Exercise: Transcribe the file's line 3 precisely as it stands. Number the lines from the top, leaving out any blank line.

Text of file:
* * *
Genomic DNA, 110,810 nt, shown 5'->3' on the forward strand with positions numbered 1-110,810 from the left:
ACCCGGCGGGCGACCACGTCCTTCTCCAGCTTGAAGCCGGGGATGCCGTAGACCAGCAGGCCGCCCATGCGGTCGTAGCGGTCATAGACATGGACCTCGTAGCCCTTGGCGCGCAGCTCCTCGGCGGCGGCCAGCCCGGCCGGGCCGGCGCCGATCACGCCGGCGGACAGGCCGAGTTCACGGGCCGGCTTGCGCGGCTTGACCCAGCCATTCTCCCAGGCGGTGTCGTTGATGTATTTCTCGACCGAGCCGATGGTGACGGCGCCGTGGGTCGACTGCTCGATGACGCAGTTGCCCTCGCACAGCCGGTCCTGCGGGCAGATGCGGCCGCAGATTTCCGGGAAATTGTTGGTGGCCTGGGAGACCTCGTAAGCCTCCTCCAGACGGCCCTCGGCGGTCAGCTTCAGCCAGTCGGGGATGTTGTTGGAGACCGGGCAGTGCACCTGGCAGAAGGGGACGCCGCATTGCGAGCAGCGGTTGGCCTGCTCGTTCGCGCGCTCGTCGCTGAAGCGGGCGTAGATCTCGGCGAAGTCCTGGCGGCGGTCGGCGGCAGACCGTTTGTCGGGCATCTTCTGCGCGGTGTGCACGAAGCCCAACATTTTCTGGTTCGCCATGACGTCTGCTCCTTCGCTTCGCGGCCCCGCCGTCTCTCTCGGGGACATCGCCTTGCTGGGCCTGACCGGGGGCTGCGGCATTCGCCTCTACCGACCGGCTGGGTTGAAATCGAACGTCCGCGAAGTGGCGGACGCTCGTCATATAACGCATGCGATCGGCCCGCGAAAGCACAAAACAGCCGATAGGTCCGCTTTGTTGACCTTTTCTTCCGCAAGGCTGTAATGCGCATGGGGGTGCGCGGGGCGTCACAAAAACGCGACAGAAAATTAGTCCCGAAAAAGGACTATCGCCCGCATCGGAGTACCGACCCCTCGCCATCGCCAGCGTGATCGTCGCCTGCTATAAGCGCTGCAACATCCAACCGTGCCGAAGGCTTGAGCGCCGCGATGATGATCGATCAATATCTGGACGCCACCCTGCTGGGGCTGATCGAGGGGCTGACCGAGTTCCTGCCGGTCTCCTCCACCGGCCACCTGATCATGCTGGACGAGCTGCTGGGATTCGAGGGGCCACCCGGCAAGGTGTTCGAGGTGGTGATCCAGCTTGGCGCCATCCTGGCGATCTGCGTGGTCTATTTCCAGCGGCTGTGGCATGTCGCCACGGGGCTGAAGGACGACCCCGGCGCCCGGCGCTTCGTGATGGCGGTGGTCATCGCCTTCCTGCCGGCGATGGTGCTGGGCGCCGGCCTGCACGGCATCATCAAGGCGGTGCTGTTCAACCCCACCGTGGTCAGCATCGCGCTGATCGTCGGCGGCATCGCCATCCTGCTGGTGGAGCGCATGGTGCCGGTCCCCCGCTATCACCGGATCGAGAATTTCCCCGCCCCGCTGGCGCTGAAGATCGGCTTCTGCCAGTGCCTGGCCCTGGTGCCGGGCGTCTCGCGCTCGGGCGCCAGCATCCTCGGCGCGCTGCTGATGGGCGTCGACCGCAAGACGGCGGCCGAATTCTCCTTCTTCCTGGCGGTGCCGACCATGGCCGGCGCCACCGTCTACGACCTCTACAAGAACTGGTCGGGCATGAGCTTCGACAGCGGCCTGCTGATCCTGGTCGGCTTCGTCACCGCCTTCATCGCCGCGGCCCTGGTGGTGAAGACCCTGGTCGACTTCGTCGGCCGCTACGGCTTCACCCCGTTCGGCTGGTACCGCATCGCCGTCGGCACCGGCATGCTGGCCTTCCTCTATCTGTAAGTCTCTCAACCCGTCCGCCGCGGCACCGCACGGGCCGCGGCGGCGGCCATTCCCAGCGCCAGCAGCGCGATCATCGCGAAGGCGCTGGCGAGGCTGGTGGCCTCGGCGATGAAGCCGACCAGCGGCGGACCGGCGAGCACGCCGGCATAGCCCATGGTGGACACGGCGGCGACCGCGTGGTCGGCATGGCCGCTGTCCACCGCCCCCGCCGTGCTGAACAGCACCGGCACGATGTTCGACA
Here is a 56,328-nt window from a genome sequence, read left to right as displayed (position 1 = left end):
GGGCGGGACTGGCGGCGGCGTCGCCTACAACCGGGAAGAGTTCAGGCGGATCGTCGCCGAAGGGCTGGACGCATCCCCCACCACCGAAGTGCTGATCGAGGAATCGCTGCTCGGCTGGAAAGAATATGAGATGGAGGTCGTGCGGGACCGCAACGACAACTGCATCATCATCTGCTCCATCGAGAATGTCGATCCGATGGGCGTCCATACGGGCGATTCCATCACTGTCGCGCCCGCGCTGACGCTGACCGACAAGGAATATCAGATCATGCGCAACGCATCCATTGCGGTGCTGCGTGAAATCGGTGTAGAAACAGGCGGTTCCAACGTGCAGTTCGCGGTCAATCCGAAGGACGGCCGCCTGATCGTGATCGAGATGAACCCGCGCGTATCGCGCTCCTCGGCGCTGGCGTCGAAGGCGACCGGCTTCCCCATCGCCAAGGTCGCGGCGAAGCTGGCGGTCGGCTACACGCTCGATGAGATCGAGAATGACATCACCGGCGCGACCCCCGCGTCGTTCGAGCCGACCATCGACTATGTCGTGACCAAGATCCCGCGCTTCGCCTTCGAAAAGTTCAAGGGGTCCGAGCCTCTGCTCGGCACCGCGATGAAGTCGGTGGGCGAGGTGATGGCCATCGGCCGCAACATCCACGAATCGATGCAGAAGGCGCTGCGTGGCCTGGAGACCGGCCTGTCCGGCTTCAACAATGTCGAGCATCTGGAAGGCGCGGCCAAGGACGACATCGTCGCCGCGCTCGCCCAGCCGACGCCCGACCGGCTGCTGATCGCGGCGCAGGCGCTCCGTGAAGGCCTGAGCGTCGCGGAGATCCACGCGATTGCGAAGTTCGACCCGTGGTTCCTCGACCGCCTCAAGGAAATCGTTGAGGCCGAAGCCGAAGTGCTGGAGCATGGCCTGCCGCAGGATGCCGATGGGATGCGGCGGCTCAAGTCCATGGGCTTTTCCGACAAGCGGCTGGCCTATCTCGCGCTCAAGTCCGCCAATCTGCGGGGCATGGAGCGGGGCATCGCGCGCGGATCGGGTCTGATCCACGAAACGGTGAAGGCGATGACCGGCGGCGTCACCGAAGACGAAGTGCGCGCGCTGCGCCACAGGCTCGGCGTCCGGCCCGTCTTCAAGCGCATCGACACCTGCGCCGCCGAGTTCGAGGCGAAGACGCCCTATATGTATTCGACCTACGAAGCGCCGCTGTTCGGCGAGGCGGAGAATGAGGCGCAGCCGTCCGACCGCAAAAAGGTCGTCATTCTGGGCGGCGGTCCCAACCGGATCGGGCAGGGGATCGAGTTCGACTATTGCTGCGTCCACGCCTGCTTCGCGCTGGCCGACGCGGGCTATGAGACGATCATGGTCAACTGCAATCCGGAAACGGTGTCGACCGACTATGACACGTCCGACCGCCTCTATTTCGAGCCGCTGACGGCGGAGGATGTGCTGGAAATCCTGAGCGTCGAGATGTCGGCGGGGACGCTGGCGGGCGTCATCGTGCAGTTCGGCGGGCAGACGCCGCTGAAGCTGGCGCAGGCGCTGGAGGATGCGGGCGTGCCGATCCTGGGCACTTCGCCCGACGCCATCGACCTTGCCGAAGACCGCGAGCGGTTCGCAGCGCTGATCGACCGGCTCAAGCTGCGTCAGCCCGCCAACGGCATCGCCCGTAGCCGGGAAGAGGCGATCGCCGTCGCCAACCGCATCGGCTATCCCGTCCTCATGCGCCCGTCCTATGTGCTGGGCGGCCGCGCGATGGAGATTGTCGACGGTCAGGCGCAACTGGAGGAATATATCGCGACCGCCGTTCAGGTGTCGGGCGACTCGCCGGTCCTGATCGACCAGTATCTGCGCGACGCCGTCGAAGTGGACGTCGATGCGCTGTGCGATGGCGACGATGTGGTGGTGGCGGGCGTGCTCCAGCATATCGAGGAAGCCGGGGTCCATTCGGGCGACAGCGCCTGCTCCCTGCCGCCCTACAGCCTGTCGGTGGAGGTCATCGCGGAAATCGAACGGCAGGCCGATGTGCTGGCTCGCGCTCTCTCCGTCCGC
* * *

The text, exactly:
Here is a 56,328-nt window from a genome sequence, read left to right as displayed (position 1 = left end):